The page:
death penalty, of war, glorifying in low tones and with politeness,
the sword, the stake, and the scaffold. For our part, if we were
forced to make a choice between the barbarians of civilization
and the civilized men of barbarism, we should choose the barbarians.

But, thank Heaven, still another choice is possible. No perpendicular
fall is necessary, in front any more than in the rear.

Neither despotism nor terrorism. We desire progress with a gentle slope.

God takes care of that. God's whole policy consists in rendering
slopes less steep.



It was about this epoch that Enjolras, in view of a possible catastrophe,
instituted a kind of mysterious census.

All were present at a secret meeting at the Cafe Musain.

Enjolras said, mixing his words with a few half-enigmatical
but significant metaphors:--

"It is proper that we should know where we stand and on whom we
may count. If combatants are required, they must be provided.
It can do no harm to have something with which to strike.
Passers-by always have more chance of being gored when there are
bulls on the road than when there are none. Let us, therefore,
reckon a little on the herd. How many of us are there?
There is no question of postponing this task until to-morrow.
Revolutionists should always be hurried; progress has no time to lose.
Let us mistrust the unexpected. Let us not be caught unprepared.
We must go over all the seams that we have made and see whether they
hold fast. This business ought to be concluded to-day. Courfeyrac,
you will see the polytechnic students. It is their day to go out.
To-day is Wednesday. Feuilly, you will see those of the Glaciere,
will you not? Combeferre has promised me to go to Picpus.
There is a perfect swarm and an excellent one there. Bahorel will
visit the Estrapade. Prouvaire, the masons are growing lukewarm;
you will bring us news from the lodge of the Rue de Grenelle-Saint-Honore.
Joly will go to Dupuytren's clinical lecture, and feel the pulse
of the medical school. Bossuet will take a little turn in the court
and talk with the young law licentiates. I will take charge of the
Cougourde myself."

"That arranges everything," said Courfeyrac.


"What else is there?"

"A very important thing."

"What is that?" asked Courfeyrac.

"The Barriere du Maine," replied Enjolras.

Enjolras remained for a moment as though absorbed in reflection,
then he resumed:--

"At the Barriere du Maine there are marble-workers, painters,
and journeymen in the studios of sculptors. They are an enthusiastic
family, but liable to cool off. I don't know what has been the matter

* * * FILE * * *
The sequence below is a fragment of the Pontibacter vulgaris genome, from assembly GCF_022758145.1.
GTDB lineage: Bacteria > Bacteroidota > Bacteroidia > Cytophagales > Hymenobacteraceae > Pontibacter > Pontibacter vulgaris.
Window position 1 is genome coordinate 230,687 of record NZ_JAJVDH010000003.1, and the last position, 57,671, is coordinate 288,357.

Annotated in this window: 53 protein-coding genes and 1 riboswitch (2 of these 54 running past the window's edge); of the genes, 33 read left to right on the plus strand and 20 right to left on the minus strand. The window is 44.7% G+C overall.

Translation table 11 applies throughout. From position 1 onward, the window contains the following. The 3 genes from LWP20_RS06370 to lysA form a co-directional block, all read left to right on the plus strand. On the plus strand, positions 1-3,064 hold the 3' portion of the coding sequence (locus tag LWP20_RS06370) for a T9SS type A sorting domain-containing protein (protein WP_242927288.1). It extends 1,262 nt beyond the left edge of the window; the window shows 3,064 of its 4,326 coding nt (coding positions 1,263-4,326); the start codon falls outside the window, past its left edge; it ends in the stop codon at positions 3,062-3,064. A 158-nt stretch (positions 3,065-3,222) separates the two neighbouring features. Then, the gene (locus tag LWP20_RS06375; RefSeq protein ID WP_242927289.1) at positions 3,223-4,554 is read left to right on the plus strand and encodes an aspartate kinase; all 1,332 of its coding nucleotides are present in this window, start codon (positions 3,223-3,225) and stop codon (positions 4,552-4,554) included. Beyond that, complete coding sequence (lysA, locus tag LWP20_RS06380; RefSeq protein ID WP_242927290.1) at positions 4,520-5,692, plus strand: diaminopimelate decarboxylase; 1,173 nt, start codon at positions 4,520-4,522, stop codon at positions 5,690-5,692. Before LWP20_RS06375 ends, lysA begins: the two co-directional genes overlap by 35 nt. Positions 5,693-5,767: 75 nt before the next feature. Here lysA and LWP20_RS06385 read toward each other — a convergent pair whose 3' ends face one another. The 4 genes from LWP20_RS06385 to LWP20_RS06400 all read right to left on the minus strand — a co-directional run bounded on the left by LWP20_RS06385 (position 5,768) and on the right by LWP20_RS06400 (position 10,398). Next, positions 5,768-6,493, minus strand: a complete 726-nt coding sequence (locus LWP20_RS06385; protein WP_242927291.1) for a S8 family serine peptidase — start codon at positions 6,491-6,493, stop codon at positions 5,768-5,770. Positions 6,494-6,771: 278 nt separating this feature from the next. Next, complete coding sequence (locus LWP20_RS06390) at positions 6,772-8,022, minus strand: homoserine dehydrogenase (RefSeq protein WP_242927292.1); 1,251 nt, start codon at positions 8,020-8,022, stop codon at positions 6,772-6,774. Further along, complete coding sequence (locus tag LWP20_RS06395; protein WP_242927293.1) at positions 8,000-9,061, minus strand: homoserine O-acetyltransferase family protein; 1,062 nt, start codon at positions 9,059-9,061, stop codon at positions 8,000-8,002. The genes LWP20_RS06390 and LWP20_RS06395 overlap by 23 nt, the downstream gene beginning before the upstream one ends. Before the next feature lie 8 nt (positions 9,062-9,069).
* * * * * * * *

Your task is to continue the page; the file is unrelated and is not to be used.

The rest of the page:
with them for some time past. They are thinking of something else.
They are becoming extinguished. They pass their time playing dominoes.
There is urgent need that some one should go and talk with them a little,
but with firmness. They meet at Richefeu's. They are to be found
there between twelve and one o'clock. Those ashes must be fanned into
a glow. For that errand I had counted on that abstracted Marius,
who is a good fellow on the whole, but he no longer comes to us.
I need some one for the Barriere du Maine. I have no one."

"What about me?" said Grantaire. "Here am I."



"You indoctrinate republicans! you warm up hearts that have grown
cold in the name of principle!"

"Why not?"

"Are you good for anything?"

"I have a vague ambition in that direction," said Grantaire.

"You do not believe in everything."

"I believe in you."

"Grantaire will you do me a service?"

"Anything. I'll black your boots."

"Well, don't meddle with our affairs. Sleep yourself sober from
your absinthe."

"You are an ingrate, Enjolras."

"You the man to go to the Barriere du Maine! You capable of it!"

"I am capable of descending the Rue de Gres, of crossing the Place
Saint-Michel, of sloping through the Rue Monsieur-le-Prince, of taking
the Rue de Vaugirard, of passing the Carmelites, of turning into the
Rue d'Assas, of reaching the Rue du Cherche-Midi, of leaving behind
me the Conseil de Guerre, of pacing the Rue des Vielles Tuileries,
of striding across the boulevard, of following the Chaussee du Maine,
of passing the barrier, and entering Richefeu's. I am capable of that.
My shoes are capable of that."

"Do you know anything of those comrades who meet at Richefeu's?"

"Not much. We only address each other as thou."